title = {Wildlife Comeback in {{Europe}} - {{The}} Recovery of Selected Mammal and Bird Species},
  author = {Deinet, Stefanie and Ieronymidou, Christina and McRae, Louise and Burfield, Ian J. and Foppen, Ruud P. and Collen, Ben and Böhm, Monika},
  date = {2013},
  publisher = {{Zoological Society of London; Birdlife International; and the European Bird Census Council / Rewilding Europe}},
  url = {http://mfkp.org/INRMM/article/14089335},
  abstract = {[Executive summary] 

With biodiversity in continuing decline worldwide, and targets set to reduce biodiversity loss not being met, conservation successes are rare in comparison to the news on declining populations and extinctions. Wildlife in Europe is showing a variety of responses to human pressure: while certain groups are clearly in decline and require conservation attention, other wildlife species are showing resurgence from previously low levels. Understanding the mechanisms allowing this wildlife comeback is crucial to better conservation of wildlife both in Europe and across the world, if we can apply the principles underlying conservation success to reverse declines in other species.

[] In this report, we attempt to unravel patterns and processes behind wildlife comeback in Europe since the mid-20th century, focussing on a selected subset of mammals and birds. Of the many possible metrics of biodiversity change, we focus on two of the most useful and widely reported in order to understand the recent positive changes in some species. Firstly, we examine changes in species range. Secondly, we examine the change in population abundance and possible factors behind the trends, such as the mitigation of threats or targeted conservation action.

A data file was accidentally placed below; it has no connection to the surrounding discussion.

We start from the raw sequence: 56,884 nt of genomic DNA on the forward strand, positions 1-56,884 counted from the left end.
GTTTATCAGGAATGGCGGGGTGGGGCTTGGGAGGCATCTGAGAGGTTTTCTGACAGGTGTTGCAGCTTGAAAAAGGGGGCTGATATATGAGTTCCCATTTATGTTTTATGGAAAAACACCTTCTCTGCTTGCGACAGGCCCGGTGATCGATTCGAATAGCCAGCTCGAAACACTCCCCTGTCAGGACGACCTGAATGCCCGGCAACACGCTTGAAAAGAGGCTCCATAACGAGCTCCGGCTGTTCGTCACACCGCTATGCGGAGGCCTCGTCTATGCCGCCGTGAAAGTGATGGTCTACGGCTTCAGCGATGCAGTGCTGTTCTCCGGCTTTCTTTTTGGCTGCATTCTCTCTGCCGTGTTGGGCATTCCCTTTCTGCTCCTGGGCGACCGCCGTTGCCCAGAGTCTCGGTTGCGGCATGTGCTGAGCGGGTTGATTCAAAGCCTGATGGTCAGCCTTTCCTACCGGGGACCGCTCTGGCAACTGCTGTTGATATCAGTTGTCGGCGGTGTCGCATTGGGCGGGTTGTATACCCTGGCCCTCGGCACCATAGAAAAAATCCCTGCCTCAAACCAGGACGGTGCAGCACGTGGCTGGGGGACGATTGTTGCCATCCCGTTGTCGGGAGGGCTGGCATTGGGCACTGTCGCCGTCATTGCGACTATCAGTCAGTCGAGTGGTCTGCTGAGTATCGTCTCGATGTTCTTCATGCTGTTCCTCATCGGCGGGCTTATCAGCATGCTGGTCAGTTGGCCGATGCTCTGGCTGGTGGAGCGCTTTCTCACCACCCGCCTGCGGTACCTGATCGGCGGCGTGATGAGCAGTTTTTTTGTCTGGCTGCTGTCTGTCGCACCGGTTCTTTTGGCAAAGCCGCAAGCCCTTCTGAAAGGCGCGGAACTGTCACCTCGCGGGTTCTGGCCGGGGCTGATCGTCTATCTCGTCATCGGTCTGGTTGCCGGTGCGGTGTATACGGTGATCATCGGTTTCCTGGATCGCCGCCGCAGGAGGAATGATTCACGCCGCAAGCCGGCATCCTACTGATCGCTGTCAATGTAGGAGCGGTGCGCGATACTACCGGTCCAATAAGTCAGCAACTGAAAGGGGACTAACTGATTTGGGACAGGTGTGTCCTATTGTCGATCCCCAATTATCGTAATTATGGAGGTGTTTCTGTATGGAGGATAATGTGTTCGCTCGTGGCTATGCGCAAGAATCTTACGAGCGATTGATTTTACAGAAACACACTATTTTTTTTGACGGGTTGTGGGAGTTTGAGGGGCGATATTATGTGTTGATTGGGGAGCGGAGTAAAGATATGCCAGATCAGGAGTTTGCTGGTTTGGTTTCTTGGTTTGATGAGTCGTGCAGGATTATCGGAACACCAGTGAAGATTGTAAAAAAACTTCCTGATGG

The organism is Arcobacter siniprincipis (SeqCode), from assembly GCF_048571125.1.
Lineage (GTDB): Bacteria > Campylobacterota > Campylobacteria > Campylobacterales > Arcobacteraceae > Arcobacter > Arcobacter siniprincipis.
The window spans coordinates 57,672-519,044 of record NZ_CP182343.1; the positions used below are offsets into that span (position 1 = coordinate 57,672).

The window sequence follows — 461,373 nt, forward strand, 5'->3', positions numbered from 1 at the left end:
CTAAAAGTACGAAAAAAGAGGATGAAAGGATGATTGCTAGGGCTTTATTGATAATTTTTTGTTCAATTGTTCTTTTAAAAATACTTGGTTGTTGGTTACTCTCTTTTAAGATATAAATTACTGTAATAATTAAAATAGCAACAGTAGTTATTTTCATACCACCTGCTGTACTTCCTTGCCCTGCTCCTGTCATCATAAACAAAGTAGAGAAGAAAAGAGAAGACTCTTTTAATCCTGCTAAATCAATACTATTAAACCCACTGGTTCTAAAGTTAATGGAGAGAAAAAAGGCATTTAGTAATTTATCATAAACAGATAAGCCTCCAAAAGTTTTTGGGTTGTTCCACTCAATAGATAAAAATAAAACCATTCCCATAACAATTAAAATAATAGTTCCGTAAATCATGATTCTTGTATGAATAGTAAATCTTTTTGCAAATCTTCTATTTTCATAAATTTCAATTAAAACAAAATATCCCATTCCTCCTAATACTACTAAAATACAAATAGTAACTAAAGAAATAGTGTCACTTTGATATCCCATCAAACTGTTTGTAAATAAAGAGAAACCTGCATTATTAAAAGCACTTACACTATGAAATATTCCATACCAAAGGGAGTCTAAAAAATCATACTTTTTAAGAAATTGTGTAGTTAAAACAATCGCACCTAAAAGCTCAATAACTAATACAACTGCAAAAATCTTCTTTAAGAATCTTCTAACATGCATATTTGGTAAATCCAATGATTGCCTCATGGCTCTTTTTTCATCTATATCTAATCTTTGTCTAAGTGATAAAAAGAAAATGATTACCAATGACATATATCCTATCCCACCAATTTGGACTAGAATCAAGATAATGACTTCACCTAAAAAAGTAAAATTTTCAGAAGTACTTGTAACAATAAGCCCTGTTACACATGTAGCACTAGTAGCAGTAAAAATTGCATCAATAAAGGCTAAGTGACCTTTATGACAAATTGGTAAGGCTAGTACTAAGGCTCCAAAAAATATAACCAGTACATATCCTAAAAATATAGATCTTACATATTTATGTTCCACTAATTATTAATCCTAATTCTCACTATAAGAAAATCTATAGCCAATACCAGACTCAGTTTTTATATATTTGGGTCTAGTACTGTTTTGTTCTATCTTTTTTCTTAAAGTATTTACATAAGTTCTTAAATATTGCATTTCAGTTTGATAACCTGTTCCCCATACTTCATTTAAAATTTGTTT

[] The story of conservation success against a backdrop of a biodiversity crisis is given centre stage by means of detailed accounts for 18 mammal and 19 bird species showing signs of comeback. For each, we examine population trends over time and evaluate historical and current ranges, highlighting where a species' range has contracted, persisted, expanded or been recolonised over time.

[] Our analysis shows that while these species have increased in abundance since the 1960s (with the exception of the Iberian lynx (Lynx pardinus), which declined), there is great variation between species and regions. For example, abundance increases ranged from less than 10\,\% for the Red kite (Milvus milvus) to more than 3,000\,\% for the European bison (Bison bonasus), Eurasian beaver (Castor fiber), White-headed duck (Oxyura leucocephala) and some populations of Pink-footed goose (Anser brachyrhynchus) and Barnacle goose (Branta leucopsis). For mammal species, increases in abundance were greatest in southern and western Europe.

[] Analysis of range change showed that the mammal species selected for this study have, on average, increased their distribution range by around 30\,\% since the mid-20th century. Ranges of bird species selected for this study have on average remained stable over the same time period, although the majority of species at first contracted considerably, but then expanded again by 14\,\% since the 1980s. There is much variation in species distribution trends among taxa and across space, from clustering of range expansions in Fennoscandia and eastern Europe for mammalian carnivores, to pan-European increases in deer, with opposing trends between central and northwestern Europe, where more bird species have expanded, and southeastern Europe where more have contracted.